Manuel Ozaeta, Consultant
For the last few weeks, millions of viewers throughout the globe have been glued to their television sets watching the thirtieth incarnation of the modern Olympiad. Simply known as the Olympics, this 4 year tradition has become part of our television watching habits and water cooler conversations.
Many of the games take-away themes will serve as life lessons to viewers, including the sportsmanship of winners and losers, the importance of practice and perseverance, and as my colleague CeCe Marizu wrote in this venue, learning to accept criticism. To add to the cadre of observations I will add a less romantic and more pragmatic lesson, the logistics of event planning.
Few cities will measure up to the enormity of planning, preparing and hosting a successful event such as the Olympic Games, even fewer have the resources, time or money. As many disappointed Chicagoans understand, even the consideration process is a logistical puzzle where victory is not assured. Those of us in the realm of public relations may not get the opportunity to plan an event on the scale of the Olympics but we do plan client events as part of comprehensive strategies and can use the games as a template for success.
Some aspects to consider when planning an event:
Attention to detail– From the venues to the uniforms, to the security and the judging, every detail is important and must not be overlooked. Although each city has more than 6 years from announcement to opening ceremonies, the precision of every single aspect will define its overall outcome. As event planners, we must also remember the minutia and other small but significant details that often make the difference in our events. They highlight our creativity and most importantly our clients and guests will appreciate.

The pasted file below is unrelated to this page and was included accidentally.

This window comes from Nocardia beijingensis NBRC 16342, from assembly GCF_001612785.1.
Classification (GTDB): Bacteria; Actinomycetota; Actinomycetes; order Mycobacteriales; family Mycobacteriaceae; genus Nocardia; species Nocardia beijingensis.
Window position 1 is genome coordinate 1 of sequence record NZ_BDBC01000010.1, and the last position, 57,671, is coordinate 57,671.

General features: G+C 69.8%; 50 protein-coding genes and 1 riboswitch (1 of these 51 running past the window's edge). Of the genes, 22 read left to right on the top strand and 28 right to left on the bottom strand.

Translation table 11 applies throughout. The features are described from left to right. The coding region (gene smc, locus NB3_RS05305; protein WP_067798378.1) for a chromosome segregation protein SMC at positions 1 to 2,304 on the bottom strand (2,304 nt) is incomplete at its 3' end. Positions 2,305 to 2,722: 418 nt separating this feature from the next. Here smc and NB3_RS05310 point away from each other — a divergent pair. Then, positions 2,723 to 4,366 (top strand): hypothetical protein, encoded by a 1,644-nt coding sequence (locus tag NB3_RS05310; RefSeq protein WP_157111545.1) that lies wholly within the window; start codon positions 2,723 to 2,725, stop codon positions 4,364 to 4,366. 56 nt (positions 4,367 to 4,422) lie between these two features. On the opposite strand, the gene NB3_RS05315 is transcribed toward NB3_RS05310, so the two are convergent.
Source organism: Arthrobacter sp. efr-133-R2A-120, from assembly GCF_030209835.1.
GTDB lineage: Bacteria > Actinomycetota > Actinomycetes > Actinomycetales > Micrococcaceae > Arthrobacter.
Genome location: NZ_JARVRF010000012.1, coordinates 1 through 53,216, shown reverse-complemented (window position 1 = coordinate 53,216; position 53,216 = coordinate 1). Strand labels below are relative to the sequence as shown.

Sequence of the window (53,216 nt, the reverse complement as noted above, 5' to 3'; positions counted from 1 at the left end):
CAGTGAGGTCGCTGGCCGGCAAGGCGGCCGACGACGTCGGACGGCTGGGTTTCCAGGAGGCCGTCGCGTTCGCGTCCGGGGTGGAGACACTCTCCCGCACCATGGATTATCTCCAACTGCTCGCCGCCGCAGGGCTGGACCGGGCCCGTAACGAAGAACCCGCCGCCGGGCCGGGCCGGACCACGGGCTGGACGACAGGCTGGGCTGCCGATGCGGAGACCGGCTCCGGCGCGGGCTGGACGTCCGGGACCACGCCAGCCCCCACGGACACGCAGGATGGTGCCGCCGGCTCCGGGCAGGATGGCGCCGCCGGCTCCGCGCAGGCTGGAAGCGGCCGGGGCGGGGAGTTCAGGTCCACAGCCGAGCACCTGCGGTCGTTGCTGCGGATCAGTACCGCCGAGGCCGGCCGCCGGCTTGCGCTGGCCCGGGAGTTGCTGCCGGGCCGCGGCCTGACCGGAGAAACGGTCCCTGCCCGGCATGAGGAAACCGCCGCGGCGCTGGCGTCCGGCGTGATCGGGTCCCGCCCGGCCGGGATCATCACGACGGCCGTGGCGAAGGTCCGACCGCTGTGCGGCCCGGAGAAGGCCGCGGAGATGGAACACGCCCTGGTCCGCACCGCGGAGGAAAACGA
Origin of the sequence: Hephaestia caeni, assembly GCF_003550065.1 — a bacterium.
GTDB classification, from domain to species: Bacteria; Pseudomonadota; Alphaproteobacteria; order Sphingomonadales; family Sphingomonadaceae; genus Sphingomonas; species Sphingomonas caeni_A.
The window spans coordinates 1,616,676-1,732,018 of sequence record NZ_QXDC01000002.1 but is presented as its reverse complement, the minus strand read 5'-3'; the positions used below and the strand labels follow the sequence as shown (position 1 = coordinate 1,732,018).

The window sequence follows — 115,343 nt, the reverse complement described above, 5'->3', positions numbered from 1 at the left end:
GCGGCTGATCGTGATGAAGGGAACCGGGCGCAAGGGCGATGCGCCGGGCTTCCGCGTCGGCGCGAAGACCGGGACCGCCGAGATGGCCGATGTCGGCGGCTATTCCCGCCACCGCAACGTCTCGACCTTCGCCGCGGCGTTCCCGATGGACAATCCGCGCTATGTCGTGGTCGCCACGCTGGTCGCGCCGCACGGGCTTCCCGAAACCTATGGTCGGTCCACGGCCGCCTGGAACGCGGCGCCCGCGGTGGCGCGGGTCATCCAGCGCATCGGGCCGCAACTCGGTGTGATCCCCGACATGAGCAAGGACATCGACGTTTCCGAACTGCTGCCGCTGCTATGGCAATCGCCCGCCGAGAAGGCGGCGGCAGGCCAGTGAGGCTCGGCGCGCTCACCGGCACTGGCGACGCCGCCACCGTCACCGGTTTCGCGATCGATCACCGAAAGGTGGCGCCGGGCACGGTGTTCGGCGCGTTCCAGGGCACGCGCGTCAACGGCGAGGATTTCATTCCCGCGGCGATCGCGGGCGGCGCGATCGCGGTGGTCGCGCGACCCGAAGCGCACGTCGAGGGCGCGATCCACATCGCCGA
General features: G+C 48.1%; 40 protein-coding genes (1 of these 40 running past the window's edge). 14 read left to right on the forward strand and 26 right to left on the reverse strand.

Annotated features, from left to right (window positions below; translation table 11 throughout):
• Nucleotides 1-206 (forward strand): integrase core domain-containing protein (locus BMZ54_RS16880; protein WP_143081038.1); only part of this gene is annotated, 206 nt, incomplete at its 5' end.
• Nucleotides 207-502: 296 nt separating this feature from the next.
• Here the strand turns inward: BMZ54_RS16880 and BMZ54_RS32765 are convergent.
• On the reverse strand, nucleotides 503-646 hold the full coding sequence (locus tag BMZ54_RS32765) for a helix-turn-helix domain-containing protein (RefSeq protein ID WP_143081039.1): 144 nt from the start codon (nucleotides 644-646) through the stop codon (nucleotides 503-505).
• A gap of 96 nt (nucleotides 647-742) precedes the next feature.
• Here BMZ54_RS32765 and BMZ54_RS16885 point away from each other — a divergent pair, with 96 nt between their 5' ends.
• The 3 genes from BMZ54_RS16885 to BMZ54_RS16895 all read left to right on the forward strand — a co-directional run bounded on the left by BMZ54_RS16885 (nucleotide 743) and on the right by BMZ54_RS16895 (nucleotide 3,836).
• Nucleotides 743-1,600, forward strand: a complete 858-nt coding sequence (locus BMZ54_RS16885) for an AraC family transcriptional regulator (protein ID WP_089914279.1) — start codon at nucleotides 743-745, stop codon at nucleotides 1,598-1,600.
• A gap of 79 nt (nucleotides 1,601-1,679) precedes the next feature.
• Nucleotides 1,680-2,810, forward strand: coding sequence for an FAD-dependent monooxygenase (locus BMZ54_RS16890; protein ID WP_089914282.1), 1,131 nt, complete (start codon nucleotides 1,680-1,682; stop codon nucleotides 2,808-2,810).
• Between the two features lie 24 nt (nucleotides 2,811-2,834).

Learning from past mistakes – To ere is human, to correct, makes for a better event. Of course, the goal of any Olympics is to have a seamless tournament with few, unnoticeable mistakes. But even with the best of planning, errors happen. Through forethought, we can plan for the future by observing what went wrong in the past. We can improve, re-evaluate and improve again. It is by following this process that our events will be considered gold medal quality.
Avoid comparisons– Concentration should be placed on holding the best event possible without comparing it to others. In 2008, the Beijing opening ceremonies were enormous, not only from a logistical viewpoint but from an entertainment perspective. London knew it would not be easy to replicate. However, it is not a fair to comparison for they both completed the task at hand, opening the Olympics games for competition. Our duty as event planners should be to have the best event possible within the parameters and resources we are given, without fear of comparison.
Although a few days of competition are left before the closing ceremonies of the London Olympics, we only have to wait a few more weeks to observe the event planning skills of the Republican and Democratic national conventions. They are coming to a local television station soon, August 27-30 and September 4-6, respectively.